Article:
Working with granite can cause permanent lung damage

Blogs from February, 2019

Attorney Mark Rufo PC

If you earn your income in the New Hampshire granite countertop industry, your employer must explain the hazards of your job and take adequate measures to protect you from exposure to dangerous silica dust. Granite and other rocks and sand contain crystalline silica, which occurs as mineral quartz. Working with granite causes microscopic particles of crystalline silica that become airborne. Without even knowing, you can inhale these particles, and once they reach your lungs, they may attach to your lung tissue and cause inflammation.

Lung scarring will occur progressively, putting you at risk of developing silicosis. The scarring will limit the ability of your lungs to take in enough oxygen. Other illnesses that could result include kidney disease, chronic obstructive pulmonary disease, or even lung cancer. Symptoms for which you can look include coughing, breath shortness and fatigue.

Silica content in granite countertops

Although mineral silica is present in most stones, its content in granite is significantly higher than in other natural stone types. While dolomite, onyx and calcite, for example, contain little silica, granite could contain as much as 50 percent. The crystalline silica-containing dust becomes airborne during removal from the quarry and every following process that takes place until it is installed as a countertop.

Who is at risk?

Cutting, chipping, drilling, sanding and grinding of granite release dangerous levels of tiny crystalline silica particles into the air, and without proper personal protective equipment or inadequate ventilation, you may inhale those particles with each breath you take. The following jobs are most hazardous:

  • Although every step from sourcing granite in the quarry to polishing finishing and installation is risky, the highest level of exposure occurs during the use of hand tools like grinders, saws and high-speed rotating polishers.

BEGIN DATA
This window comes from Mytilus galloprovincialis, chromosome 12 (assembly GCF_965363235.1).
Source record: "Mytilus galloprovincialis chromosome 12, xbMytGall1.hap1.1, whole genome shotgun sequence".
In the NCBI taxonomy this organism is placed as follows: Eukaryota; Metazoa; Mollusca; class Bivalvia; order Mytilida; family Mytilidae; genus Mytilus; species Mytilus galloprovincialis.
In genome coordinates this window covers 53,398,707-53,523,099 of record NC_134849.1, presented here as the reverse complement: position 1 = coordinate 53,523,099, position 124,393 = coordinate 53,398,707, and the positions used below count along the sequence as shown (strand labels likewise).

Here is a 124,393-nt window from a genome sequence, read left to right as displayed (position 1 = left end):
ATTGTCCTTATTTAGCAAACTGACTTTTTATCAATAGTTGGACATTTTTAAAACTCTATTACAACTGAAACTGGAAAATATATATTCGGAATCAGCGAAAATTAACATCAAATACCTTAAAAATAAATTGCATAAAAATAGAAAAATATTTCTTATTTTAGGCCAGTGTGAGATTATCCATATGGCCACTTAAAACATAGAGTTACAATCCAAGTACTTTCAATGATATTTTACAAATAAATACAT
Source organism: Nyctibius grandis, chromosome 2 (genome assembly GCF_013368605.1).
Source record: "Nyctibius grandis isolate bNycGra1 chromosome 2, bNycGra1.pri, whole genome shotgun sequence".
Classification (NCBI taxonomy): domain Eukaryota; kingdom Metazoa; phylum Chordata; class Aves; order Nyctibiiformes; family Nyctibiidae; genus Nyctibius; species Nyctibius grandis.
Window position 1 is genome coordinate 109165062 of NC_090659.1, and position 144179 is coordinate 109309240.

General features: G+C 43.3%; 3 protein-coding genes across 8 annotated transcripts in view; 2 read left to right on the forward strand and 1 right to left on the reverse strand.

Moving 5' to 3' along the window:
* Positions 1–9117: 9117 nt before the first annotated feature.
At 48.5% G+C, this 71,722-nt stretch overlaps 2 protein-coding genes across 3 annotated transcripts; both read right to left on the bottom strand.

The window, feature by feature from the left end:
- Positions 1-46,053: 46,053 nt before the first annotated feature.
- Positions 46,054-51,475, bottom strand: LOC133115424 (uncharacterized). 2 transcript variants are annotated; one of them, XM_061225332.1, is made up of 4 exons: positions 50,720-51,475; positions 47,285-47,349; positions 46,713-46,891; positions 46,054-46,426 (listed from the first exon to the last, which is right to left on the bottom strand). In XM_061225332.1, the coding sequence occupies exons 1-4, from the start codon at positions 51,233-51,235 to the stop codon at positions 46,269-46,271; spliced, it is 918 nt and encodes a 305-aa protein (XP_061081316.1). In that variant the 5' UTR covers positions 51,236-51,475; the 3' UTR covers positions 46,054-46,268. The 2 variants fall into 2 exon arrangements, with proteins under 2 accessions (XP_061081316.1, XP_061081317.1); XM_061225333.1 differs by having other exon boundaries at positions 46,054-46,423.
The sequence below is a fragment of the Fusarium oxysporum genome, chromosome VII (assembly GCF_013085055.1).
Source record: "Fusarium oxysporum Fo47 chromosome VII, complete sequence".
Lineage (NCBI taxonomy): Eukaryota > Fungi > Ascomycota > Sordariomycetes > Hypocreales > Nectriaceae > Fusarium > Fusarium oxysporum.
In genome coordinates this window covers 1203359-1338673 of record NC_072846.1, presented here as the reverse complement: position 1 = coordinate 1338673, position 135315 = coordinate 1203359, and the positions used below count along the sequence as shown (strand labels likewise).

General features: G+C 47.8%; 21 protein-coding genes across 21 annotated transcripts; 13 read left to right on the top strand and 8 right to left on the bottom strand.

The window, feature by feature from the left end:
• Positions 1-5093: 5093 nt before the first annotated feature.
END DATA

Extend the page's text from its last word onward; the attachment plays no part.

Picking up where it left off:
• Dry cutting procedures in the workshop or at installation typically include contouring the stone by grinding, cutting and edging it, all processes that produce high dust levels.
  • Duties such as handling bags containing ground quartz, mixing or moving bulk raw materials, cleaning mixers, and cleaning dust collection bags also cause exposure to silica-containing dust.
  • Anyone who performs tasks nearby production operations that create dust can inhale the harmful particles.
  • Along with all the production operators, quality control inspectors and technicians, maintenance workers, and those performing housekeeping duties will all risk exposure to airborne crystalline silica particles.

Although the Occupational Safety and Health Administration prescribes strict safety standards and allowed exposure levels, many employers fail to prioritize employee safety.

As soon as you experience any symptoms that could indicate the start of lung damage, you should go for a medical evaluation. The sooner a doctor can diagnose silicosis, the more effective will be the treatment. Do not procrastinate due to concern over the high medical costs because the New Hampshire workers’ compensation insurance program will cover those expenses along with a portion of your lost income. You may even choose to secure the services of experienced legal counsel to navigate the benefits claims process on your behalf.

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